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reserved copyright.»  This concept builds on Richard Stallman’s original GNU project, the idea of «free as in free speech» software, and «copyleft» protection.  Many artists and artist groups have structured projects around related concepts. Raqs Media Collective’s «OPUS» (2003), for example, is an «open platform for unlimited signification,» which encourages users to upload texts, images, audio, and video for others to freely modify. Modifications are called «rescensions,» a powerful concept, which Raqs defines in «A Concise Lexicon of/for the Digital Commons» as: «A re-telling, a word taken to signify the simultaneous existence of different versions of a narrative within oral, and from now onwards, digital cultures. Thus one can speak of a 'southern' or a 'northern' rescension of a myth, or of a ‹female› or ‹male› rescension of a story, or the possibility (to begin with) of Delhi/Berlin/Tehran ‹rescensions› of a digital work. The concept of rescension is contraindicative of the notion of hierarchy. A rescension cannot be an improvement, nor can it connote a diminishing of value. A rescension is that version which does not act as a replacement for any other configuration of its constitutive materials.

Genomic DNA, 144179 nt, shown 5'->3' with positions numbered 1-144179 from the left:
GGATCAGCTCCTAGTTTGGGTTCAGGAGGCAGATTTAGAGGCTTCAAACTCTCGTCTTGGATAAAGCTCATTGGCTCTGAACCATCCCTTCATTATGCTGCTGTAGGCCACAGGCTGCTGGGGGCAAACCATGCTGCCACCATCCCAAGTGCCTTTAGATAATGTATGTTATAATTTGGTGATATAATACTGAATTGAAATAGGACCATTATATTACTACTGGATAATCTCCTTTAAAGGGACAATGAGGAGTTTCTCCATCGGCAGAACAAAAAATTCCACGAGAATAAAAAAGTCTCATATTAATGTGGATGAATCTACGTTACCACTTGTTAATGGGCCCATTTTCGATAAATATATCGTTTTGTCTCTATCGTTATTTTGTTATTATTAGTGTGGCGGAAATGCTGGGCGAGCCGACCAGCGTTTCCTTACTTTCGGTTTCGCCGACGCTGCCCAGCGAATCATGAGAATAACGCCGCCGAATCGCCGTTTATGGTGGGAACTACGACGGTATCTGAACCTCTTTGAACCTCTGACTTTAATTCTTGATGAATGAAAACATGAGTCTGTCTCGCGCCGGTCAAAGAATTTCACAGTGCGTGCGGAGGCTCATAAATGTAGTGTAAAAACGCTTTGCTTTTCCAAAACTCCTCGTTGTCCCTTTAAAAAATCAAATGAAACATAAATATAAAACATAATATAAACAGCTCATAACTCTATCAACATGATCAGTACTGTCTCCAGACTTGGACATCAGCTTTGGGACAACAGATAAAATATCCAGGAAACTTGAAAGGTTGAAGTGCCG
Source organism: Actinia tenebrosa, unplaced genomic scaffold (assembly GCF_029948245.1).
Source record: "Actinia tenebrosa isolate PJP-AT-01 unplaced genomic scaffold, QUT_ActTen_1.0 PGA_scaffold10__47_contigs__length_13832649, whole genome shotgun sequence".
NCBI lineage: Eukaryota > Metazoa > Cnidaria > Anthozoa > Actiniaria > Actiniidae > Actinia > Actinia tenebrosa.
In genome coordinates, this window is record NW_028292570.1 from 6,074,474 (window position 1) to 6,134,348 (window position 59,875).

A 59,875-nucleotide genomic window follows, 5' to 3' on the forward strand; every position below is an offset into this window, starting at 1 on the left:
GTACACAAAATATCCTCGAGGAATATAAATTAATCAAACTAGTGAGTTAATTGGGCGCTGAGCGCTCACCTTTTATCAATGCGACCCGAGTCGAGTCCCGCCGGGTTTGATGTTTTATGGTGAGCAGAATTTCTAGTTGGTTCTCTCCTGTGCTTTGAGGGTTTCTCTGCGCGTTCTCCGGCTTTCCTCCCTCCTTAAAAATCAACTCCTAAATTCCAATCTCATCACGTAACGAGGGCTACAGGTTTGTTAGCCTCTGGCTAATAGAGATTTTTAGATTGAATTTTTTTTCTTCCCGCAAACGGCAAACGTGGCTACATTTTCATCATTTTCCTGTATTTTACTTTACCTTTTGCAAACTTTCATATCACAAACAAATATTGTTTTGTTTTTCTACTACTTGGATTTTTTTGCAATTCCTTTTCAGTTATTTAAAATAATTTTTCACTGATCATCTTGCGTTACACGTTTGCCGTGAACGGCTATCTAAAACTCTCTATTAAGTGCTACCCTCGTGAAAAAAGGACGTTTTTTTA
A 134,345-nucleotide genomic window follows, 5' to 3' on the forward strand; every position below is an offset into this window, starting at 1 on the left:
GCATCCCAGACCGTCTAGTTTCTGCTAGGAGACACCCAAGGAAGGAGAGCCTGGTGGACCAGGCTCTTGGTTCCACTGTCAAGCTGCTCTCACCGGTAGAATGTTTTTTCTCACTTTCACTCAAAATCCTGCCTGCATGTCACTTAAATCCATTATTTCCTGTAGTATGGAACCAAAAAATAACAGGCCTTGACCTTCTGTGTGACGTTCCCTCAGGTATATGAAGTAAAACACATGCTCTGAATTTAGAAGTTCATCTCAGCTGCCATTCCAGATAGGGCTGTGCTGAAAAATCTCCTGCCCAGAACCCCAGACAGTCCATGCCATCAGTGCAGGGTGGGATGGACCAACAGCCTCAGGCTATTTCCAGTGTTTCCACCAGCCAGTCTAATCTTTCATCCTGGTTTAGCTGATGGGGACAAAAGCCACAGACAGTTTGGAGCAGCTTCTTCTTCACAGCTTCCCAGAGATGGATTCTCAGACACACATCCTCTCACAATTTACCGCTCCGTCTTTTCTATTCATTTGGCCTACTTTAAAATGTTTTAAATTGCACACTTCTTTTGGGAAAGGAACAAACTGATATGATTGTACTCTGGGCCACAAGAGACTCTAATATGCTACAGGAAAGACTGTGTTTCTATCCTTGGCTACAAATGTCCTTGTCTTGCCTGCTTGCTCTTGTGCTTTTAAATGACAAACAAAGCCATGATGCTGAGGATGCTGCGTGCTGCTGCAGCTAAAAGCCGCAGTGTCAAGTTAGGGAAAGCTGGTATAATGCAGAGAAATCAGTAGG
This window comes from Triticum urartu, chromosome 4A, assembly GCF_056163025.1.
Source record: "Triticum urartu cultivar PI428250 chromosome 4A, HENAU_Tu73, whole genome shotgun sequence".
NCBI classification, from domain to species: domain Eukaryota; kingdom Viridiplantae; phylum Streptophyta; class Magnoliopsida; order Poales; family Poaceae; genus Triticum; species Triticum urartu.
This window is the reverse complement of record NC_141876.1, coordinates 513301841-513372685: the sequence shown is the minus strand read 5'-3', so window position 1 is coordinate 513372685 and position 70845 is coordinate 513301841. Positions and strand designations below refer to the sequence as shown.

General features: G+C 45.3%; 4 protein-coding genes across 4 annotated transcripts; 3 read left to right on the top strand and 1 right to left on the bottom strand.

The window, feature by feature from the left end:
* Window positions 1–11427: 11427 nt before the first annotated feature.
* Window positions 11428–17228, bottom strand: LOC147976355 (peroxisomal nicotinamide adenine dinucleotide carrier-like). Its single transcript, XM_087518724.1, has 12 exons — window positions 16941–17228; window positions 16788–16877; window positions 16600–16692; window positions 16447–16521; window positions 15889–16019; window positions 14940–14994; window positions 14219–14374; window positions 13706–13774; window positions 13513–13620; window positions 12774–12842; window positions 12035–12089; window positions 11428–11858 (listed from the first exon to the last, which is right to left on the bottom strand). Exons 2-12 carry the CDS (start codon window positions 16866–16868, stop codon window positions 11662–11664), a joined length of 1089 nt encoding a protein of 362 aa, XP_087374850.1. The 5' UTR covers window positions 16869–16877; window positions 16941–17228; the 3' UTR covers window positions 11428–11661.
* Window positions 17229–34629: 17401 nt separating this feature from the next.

The existence of multiple rescensions is a guarantor of an idea or a work's ubiquity. This ensures that the constellation of narrative, signs and images that a work embodies is present, and waiting for iteration at more than one site at any given time. Rescensions are portable and are carried within orbiting kernels within a space. Rescensions, taken together constitute ensembles that may form an interconnected web of ideas, images and signs.» 
In the face of both the privatization of the public sphere and government curtailment, often on security grounds, a number of artists are leveraging the network to monitor the monitors. Ryan McKinley’s «Government Information Awareness» (2003), for instance, was a distributed platform linking various publicly available databases and constituent input to create a knowledge base about U.S. government officials that mirrors, at least metaphorically, the government’s renamed versions of its «Total Information Awareness» program.  «Swipe» (2004) is a bar, which Beatriz da Costa, Jamie Schulte, and Brooke